All information is sourced directly from Ryanair’s official website.

What is the Sunniest Costa?

If you’ve read our recent article about the huge amount Brits moving to Spain despite brexit making the pound weaker, then you’ll probably wonder why Malaga was such a popular destination and even more so, what Spanish coast boasts the most sunshine all year round? Let’s find the sunniest costa.

Top 3 Sunniest Costas

So the runners up are Costa Blanca & Costa De Almeria, both with almost 3,000 hours of sun per year (Average of 2,994 hours). Another honorable mention are the Canary Islands, boasting an average of 2,822 hours of sunshine per year. The winner by just a fraction is the Costa Del Sol, having over 3,000 hours of sunshine and it’s name literally translating to “Coast of the Sun” makes the Costa Del Sol the sunniest coast in Spain. Malaga in particular has the most hours of sunshine and reports say that Malaga has the best climate in the whole of Spain! Mild winters and the sea breeze keeping summers moderate makes Malaga a favourite for many expats.

When it rains, it pours

Rainfall is something that doesn’t come to mind when thinking about the sunniest costa in Spain, but you should now that on those few days of rainfall we get enough to keep the plants watered for the rest of the year! The most rainfall ever recorded in the Costa Del Sol is 497mm of rainfall! That’s over four times the usual average and was recorded in Malaga, the town voted with the best climate. This was recorded way back in 1989 but we still expect over 100mm of rainfall in the months of November and December. The rest of the year is generally speaking pretty dry and not much rain is expected and rain during the summer months is a rare occurrence.

Spanish Flag with the word Brexit written on it

Brits are still moving to Spain despite Brexit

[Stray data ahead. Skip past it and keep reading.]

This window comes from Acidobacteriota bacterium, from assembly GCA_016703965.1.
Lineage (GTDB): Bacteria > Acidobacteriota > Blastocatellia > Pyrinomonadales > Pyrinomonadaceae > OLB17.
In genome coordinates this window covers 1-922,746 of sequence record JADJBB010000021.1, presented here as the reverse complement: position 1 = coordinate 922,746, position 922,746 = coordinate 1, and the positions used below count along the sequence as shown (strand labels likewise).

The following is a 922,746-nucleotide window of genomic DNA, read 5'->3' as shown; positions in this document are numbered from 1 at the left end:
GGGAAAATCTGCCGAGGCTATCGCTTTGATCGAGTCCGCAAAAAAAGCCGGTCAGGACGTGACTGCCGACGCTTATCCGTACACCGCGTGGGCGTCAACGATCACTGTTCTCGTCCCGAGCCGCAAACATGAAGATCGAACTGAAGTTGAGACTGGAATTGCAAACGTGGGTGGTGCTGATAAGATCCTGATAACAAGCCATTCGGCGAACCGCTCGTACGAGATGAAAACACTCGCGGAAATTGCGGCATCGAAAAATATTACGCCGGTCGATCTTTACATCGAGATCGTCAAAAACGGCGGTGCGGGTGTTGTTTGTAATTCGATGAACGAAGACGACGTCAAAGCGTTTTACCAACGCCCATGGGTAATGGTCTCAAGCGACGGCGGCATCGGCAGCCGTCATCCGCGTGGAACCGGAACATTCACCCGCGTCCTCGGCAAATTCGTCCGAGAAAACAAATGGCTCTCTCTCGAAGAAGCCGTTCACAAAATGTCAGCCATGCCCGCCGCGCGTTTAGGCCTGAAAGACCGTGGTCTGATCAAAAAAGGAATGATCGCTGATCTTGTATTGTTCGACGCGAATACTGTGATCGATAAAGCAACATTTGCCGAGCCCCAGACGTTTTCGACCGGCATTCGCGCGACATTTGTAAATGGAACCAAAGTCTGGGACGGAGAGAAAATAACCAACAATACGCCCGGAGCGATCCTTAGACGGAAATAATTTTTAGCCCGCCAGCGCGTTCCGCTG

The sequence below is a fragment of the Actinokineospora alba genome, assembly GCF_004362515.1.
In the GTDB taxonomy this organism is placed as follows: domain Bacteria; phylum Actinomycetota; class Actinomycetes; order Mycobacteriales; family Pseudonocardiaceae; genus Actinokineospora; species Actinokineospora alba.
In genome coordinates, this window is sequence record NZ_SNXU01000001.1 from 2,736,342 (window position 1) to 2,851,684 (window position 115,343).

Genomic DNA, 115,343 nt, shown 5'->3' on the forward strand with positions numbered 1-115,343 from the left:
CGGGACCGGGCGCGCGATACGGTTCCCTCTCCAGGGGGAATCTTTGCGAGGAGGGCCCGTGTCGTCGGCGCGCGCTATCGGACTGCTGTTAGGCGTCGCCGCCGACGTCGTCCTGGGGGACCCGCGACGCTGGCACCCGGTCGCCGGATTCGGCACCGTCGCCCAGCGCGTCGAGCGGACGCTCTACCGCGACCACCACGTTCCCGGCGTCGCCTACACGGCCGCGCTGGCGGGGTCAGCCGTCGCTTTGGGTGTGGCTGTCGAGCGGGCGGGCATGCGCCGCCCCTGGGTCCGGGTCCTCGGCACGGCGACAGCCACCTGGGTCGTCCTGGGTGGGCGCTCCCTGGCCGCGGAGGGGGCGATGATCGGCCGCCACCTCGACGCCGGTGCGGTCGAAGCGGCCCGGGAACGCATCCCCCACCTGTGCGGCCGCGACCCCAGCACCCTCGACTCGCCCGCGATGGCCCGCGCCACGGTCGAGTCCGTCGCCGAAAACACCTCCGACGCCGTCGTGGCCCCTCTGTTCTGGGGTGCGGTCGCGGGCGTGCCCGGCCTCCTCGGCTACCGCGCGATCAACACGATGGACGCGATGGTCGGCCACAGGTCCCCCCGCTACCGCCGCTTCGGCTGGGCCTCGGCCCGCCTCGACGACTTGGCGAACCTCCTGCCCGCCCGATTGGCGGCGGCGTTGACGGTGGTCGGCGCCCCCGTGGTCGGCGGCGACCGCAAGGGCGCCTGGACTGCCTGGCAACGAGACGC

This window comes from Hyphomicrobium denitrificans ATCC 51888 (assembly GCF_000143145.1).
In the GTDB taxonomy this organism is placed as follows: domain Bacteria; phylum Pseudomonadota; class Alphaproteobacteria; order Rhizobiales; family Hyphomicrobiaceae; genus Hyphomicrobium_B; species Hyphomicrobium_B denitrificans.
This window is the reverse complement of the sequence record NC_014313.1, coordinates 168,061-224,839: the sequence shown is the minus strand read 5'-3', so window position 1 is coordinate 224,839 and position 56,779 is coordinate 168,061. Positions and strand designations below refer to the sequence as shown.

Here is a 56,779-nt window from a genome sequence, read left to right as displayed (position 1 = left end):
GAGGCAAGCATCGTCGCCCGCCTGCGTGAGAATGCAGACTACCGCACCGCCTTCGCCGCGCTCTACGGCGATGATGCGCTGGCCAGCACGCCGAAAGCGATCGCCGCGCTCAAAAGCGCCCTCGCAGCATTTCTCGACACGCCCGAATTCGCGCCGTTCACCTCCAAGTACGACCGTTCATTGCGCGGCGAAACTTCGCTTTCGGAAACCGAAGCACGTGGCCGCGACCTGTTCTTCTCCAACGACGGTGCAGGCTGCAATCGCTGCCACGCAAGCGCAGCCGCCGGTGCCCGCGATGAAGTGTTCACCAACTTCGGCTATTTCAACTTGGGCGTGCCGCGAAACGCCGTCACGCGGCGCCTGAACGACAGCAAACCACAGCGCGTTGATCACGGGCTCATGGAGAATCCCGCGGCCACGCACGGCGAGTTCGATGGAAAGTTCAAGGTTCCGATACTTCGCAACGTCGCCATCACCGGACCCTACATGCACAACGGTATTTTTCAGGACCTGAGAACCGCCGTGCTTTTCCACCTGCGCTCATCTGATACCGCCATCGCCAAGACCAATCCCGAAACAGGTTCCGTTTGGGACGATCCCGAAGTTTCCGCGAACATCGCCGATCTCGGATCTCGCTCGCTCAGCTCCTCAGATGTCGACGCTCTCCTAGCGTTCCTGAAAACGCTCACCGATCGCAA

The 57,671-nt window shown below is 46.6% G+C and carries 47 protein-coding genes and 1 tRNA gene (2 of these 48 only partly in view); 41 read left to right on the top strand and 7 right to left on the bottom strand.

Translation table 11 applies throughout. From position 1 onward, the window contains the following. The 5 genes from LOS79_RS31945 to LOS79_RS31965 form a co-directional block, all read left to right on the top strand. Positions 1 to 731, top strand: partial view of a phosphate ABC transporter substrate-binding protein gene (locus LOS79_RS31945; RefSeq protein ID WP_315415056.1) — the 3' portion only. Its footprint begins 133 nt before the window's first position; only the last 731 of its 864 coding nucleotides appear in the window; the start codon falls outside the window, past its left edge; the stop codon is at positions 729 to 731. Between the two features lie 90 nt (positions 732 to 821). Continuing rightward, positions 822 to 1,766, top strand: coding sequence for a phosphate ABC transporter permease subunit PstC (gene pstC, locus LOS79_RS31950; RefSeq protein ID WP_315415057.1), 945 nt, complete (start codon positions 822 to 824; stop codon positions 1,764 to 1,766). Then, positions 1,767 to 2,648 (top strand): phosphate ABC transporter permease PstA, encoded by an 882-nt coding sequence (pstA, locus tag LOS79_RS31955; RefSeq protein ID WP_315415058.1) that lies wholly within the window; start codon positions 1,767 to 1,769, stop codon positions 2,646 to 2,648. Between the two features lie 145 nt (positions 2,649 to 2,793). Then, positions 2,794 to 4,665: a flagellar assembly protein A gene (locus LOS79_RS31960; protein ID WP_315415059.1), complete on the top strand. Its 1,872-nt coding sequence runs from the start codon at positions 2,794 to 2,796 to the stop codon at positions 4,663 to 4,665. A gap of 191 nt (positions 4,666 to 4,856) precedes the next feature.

The high cost of properties in Britain has pushed many Brits to take the leap of faith and end up moving to Spain, which is an extremely popular choice among Brits. Figures from 2015 show that 1 in 5 properties sold to foreigners are sold to Brits! The study shows that almost 13% of all properties sold that year in Spain were sold to foreigners and out of all those properties sold, nearly 20% was sold to Brits.

What about Brexit?

Now with article 50 being triggered earlier this year and Brexit having many people worried about what to do with the Great British Pound being at a low, it would seem that all of this has had a negligible impact on Brits buying their dream homes abroad. A study performed by Spanish Legal Reclaims shows us that 55% (more than half!) of Brits who are considering to purchase a property abroad say that Brexit has no impact on their choice, and a staggering 10 percent have said that they’d be more likely to purchase a property abroad.

Expats in Spain

Spain is the favorite winning with 45% of votes, France being second with 37%. So, who else is moving to Spain right now? Well the runners up after the Brits are the French and then the Russians.

There are now over 750,000 people with British nationality officially living in Spain, most of them move to Spain’s tourism areas, the canary & Balearic islands, Murcia (Costa Blanca) and Andalusia (Costa Del Sol) being the most popular destinations. Property prices in Spain are on the rise and the housing market is healthy & active, although not as booming as before the crisis, figures are on the rise.

UK Property prices vs Spain

Apart from the sun, why are so many Brits moving to Spain? As the title suggests, price in properties. In the UK, the average price of a house per square meter is £2,216 or as high as £11,321
in some areas of London. Now lets compare that to Malaga, one of the most sought after areas to live in Spain by many Brits, here the average price per square meter is 1,662 and areas such as Valencia are 952 per square meter! After taking the exchange rate into account, the cheaper living costs and the average of almost 3,000 hours of sunshine each year, it’s clear to see that regardless of Brexit, buying abroad remains as popular as ever.

Malaga Spain
Malaga – Spain